In the Virgin Islands, What Defines a Resident?

Mark Diggs, who built Software Innovators Inc. of Little Rock into a division of Brightstar Technology Group and who is chairman and CEO of Ontology Works Inc. of Odenton, Md., gave up his USVI residency this spring because he couldn't spend enough time there.

"(I) had a driver's license, bought a home, but my business kept bringing me back to Arkansas," Diggs said.

Phil Whisenhunt, an Arkansas native who co-owns a limited liability company in the USVI that he wouldn't name, said he hired 10 people, bought a condominium and votes in the Virgin Islands.

"I'm not going back and forth every week," Whisenhunt said.

Little Rock tax lawyer Teddy Skokos, who manages Clearwater and lives on St. John, said, "There's no law on the federal level to define that term (of residency). If you're asking if I'm a VI resident, to make a shady case out of this ... you tell me the law to determine residency. There was supposed to be a law 17 years ago, but the federal government hasn't done it yet."

His father, Theodore C. "Ted" Skokos, publicly declared his residency of the USVI in a May 2003 letter resigning as chairman of the Arkansas State Bank Board. He couldn't be reached for comment.

Spending time in the USVI is obviously among the key components to establishing residency. But it doesn't take much.

There aren't precise rules for residency in the Virgin Islands, said Marjorie Roberts, chief counsel of the Virgin Islands Bureau of Internal Revenue from 1988 to 1995. Roberts now makes a private law practice of helping affluent clients access the tax benefits available in the USVI.

Residency is based on "end of the tax year" status, she said. Someone can be a resident at the end of a tax year and any federal or state income from elsewhere would be refunded to them in the USVI. The trick, she said, is to make sure that more than half of a year isn't spent in one other state.

She e-mails potential relocaters a list of at least 19 ways to prove residency and also tells them that "... a person might only need to be physically present in the USVI for a couple of months each year to be a bona fide resident if the taxpayer has several other homes and travels extensively."

The correspondence describes the chance of an IRS audit as small because "a taxpayer files a single return, reporting worldwide income (minus) any applicable tax credits, with the Virgin Islands Bureau of Internal Revenue."

Some of the proofs include:

• a place to reside. It can be a single room, condo, house, apartment, boat or castle, and it can be rented or owned;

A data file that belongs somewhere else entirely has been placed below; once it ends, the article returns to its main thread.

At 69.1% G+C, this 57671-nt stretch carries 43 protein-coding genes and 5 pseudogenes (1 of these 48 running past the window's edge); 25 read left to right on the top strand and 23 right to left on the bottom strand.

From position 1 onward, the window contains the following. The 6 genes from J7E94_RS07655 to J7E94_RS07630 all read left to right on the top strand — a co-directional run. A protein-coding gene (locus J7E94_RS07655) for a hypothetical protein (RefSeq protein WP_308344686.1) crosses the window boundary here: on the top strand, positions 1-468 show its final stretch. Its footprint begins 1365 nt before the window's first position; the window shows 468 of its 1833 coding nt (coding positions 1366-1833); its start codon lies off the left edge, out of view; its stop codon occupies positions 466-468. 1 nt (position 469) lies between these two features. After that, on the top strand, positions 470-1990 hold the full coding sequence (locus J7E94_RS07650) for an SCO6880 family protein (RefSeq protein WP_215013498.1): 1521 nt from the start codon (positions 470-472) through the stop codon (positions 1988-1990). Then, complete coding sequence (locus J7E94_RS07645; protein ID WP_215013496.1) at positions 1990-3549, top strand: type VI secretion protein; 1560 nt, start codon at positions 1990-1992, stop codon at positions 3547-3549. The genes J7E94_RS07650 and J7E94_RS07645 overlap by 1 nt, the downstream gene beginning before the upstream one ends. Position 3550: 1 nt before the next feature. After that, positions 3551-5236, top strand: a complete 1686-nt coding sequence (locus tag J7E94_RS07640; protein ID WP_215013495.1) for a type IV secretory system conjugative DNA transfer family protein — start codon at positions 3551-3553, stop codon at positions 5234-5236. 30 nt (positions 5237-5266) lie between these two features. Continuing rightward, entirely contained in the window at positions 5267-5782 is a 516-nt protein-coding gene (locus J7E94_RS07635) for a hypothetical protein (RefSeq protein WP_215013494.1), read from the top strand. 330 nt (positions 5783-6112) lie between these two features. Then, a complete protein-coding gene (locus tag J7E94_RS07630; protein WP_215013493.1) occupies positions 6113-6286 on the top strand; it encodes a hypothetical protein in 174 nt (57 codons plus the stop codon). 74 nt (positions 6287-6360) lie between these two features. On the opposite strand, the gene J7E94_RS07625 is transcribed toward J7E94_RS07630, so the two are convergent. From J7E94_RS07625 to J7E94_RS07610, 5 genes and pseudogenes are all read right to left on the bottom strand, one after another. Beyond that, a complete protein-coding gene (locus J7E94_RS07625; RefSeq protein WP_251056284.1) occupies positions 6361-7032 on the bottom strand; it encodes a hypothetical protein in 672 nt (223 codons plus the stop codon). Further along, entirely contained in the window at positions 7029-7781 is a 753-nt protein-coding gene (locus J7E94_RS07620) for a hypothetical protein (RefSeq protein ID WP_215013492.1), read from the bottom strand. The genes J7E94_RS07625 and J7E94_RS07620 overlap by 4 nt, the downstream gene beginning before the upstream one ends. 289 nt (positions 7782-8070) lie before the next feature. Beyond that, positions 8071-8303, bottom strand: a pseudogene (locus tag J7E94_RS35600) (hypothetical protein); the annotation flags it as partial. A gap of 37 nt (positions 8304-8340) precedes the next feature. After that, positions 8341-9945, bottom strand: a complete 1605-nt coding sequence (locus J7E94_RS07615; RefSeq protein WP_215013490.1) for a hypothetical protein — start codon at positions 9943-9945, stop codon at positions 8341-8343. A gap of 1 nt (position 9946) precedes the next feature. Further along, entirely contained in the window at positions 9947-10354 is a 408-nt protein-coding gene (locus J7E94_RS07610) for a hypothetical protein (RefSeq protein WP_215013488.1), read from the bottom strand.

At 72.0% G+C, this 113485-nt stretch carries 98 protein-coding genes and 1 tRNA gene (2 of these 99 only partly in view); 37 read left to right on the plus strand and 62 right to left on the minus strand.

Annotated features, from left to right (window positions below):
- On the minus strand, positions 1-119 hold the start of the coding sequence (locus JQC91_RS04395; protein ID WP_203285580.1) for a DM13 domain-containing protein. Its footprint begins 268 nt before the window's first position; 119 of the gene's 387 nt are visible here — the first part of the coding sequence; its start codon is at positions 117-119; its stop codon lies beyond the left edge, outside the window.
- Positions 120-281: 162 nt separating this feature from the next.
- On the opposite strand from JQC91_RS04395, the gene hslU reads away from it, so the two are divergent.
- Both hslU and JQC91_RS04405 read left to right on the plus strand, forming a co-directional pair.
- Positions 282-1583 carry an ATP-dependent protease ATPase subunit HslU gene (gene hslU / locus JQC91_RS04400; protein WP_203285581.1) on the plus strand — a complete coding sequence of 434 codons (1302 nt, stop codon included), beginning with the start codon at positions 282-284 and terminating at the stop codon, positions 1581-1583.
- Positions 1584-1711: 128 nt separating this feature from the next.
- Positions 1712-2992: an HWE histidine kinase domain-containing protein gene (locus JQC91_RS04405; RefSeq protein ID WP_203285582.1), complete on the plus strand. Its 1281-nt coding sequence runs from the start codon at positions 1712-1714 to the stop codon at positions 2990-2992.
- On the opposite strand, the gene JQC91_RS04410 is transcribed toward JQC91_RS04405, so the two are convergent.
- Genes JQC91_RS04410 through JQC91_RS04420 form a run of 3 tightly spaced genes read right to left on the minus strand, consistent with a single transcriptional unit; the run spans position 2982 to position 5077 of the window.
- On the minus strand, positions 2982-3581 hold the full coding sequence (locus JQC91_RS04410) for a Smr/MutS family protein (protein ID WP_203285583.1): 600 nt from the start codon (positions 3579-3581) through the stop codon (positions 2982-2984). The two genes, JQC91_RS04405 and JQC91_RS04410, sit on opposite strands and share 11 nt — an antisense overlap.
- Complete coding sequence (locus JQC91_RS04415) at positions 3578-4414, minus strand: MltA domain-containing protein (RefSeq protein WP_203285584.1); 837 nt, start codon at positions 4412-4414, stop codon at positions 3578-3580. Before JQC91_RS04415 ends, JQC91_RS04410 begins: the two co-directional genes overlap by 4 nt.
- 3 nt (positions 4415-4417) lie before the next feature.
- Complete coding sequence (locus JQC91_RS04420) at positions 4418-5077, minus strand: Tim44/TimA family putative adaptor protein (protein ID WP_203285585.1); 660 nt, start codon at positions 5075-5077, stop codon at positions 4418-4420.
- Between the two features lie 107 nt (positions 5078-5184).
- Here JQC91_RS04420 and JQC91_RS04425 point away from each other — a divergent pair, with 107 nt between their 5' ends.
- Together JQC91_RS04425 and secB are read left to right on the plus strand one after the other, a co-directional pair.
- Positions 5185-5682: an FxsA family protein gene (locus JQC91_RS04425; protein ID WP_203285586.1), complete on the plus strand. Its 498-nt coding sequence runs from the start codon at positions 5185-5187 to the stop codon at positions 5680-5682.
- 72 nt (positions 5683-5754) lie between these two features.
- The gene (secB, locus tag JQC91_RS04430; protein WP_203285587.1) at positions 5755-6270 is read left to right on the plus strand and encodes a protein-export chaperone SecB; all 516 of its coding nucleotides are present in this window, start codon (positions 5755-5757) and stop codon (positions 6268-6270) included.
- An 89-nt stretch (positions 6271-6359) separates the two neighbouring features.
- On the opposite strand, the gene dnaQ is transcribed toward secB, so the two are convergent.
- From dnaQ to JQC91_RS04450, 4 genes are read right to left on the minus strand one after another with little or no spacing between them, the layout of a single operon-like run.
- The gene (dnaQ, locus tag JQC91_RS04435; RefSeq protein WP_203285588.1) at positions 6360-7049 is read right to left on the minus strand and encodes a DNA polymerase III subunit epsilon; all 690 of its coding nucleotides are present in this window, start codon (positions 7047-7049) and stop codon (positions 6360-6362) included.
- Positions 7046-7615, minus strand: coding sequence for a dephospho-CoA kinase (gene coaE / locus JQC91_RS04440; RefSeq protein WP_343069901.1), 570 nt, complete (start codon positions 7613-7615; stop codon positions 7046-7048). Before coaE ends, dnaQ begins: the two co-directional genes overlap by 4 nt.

• the filing of a USVI tax return;

• a USVI driver's license, which can be obtained without a driving test;

• local voter registration, which means giving up the right to vote for president;

• a local bank account.

Roberts also said it can be a no-no for the children of USVI residents to claim in-state resident tuition rates if they attend public colleges in the states.

Roberts' advice, though, rubs up against residency standards in various states, including Arkansas.

The Arkansas Supreme Court defines residency in part as the "totality of circumstances," including "someone's lifestyle and what it says about the person's (residency) intent" and if they're here more than six months of a year, said John Theis, assistant commissioner of the Arkansas Department of Finance and Administration.

The agency's audits and investigations involve requesting documentation from tax filers, or candidates with questionable residency status, such as for where they own a home, work, vote, auto registration and children's schools. But that information wouldn't be verified with the USVI or anywhere else, Theis said.

Whisenhunt said doing business in the Caribbean is always tainted with an "unfair impression" that something illegal goes on.

"Stereotypes are assigned to a lot of things ... and this is one of them," Whisenhunt said. "I've had some success, worked hard and everything I do is ethical.

"(The USVI) looks like a big scheme, and that's not the case."

More on the Virgin Islands

•?State and federal authorities are investigating whether U.S. Virgin Islands residency claims by tax filers — including former Arkansans — are legitimate.
•?A U.S. Virgin Islands senator questions whether massive tax breaks are working for the benefit of the territory.